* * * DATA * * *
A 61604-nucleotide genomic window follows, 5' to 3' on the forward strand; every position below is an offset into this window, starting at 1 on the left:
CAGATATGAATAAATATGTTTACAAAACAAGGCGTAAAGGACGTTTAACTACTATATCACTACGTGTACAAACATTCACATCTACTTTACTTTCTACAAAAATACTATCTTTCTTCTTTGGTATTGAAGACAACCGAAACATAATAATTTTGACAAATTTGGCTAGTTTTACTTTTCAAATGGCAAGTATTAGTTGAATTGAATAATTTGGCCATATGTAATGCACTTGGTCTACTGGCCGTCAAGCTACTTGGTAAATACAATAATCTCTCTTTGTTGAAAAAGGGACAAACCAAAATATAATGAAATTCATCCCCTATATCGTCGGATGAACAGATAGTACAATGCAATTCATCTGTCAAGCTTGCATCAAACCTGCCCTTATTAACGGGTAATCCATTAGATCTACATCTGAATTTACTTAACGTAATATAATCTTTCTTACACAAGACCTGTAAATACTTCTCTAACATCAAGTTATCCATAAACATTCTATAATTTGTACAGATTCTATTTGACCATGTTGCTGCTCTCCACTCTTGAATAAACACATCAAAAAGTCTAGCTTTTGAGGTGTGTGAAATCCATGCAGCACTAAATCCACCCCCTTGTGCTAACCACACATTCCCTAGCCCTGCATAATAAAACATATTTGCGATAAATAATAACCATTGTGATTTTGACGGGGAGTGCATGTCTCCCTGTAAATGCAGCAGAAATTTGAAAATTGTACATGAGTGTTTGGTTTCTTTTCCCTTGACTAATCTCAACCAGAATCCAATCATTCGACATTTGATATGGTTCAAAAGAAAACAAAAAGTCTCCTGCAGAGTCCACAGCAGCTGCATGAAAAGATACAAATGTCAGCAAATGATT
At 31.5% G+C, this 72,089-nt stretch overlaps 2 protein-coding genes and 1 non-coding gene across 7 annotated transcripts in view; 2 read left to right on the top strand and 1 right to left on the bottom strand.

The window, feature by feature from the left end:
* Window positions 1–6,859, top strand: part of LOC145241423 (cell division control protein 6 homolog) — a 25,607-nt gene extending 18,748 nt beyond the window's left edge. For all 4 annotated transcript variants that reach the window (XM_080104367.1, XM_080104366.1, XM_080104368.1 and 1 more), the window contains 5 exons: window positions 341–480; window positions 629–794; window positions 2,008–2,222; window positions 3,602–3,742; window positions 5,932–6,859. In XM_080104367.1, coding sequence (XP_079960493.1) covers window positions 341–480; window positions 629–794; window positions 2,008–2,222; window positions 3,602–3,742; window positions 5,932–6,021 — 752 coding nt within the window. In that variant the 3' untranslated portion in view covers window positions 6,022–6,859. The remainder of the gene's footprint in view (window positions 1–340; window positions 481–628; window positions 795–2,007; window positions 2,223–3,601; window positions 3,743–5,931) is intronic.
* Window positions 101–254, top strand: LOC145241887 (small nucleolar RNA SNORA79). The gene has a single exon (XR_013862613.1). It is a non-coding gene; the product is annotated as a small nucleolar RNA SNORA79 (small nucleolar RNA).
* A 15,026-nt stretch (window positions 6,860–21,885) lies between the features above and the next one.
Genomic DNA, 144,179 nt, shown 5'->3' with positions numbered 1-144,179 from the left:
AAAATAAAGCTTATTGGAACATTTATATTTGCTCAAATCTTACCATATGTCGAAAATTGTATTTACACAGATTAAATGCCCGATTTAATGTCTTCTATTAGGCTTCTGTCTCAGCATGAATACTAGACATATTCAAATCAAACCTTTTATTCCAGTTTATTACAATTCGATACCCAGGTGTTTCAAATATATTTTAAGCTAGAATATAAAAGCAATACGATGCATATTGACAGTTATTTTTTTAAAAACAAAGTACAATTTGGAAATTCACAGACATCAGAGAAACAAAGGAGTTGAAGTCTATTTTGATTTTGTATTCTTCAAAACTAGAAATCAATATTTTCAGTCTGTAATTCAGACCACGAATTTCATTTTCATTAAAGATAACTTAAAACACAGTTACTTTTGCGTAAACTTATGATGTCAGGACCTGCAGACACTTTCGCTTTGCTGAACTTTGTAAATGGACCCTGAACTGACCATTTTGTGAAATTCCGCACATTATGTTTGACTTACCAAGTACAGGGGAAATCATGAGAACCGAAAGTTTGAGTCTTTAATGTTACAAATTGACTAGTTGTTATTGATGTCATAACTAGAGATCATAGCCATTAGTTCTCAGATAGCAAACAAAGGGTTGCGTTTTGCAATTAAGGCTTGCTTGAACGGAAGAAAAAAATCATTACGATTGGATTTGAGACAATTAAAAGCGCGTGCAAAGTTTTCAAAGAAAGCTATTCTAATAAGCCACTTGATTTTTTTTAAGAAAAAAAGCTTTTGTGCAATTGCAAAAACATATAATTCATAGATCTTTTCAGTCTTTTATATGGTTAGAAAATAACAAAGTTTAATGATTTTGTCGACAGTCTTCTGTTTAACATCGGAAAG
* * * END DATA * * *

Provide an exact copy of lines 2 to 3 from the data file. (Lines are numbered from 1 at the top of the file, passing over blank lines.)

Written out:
CAGATATGAATAAATATGTTTACAAAACAAGGCGTAAAGGACGTTTAACTACTATATCACTACGTGTACAAACATTCACATCTACTTTACTTTCTACAAAAATACTATCTTTCTTCTTTGGTATTGAAGACAACCGAAACATAATAATTTTGACAAATTTGGCTAGTTTTACTTTTCAAATGGCAAGTATTAGTTGAATTGAATAATTTGGCCATATGTAATGCACTTGGTCTACTGGCCGTCAAGCTACTTGGTAAATACAATAATCTCTCTTTGTTGAAAAAGGGACAAACCAAAATATAATGAAATTCATCCCCTATATCGTCGGATGAACAGATAGTACAATGCAATTCATCTGTCAAGCTTGCATCAAACCTGCCCTTATTAACGGGTAATCCATTAGATCTACATCTGAATTTACTTAACGTAATATAATCTTTCTTACACAAGACCTGTAAATACTTCTCTAACATCAAGTTATCCATAAACATTCTATAATTTGTACAGATTCTATTTGACCATGTTGCTGCTCTCCACTCTTGAATAAACACATCAAAAAGTCTAGCTTTTGAGGTGTGTGAAATCCATGCAGCACTAAATCCACCCCCTTGTGCTAACCACACATTCCCTAGCCCTGCATAATAAAACATATTTGCGATAAATAATAACCATTGTGATTTTGACGGGGAGTGCATGTCTCCCTGTAAATGCAGCAGAAATTTGAAAATTGTACATGAGTGTTTGGTTTCTTTTCCCTTGACTAATCTCAACCAGAATCCAATCATTCGACATTTGATATGGTTCAAAAGAAAACAAAAAGTCTCCTGCAGAGTCCACAGCAGCTGCATGAAAAGATACAAATGTCAGCAAATGATT
At 31.5% G+C, this 72,089-nt stretch overlaps 2 protein-coding genes and 1 non-coding gene across 7 annotated transcripts in view; 2 read left to right on the top strand and 1 right to left on the bottom strand.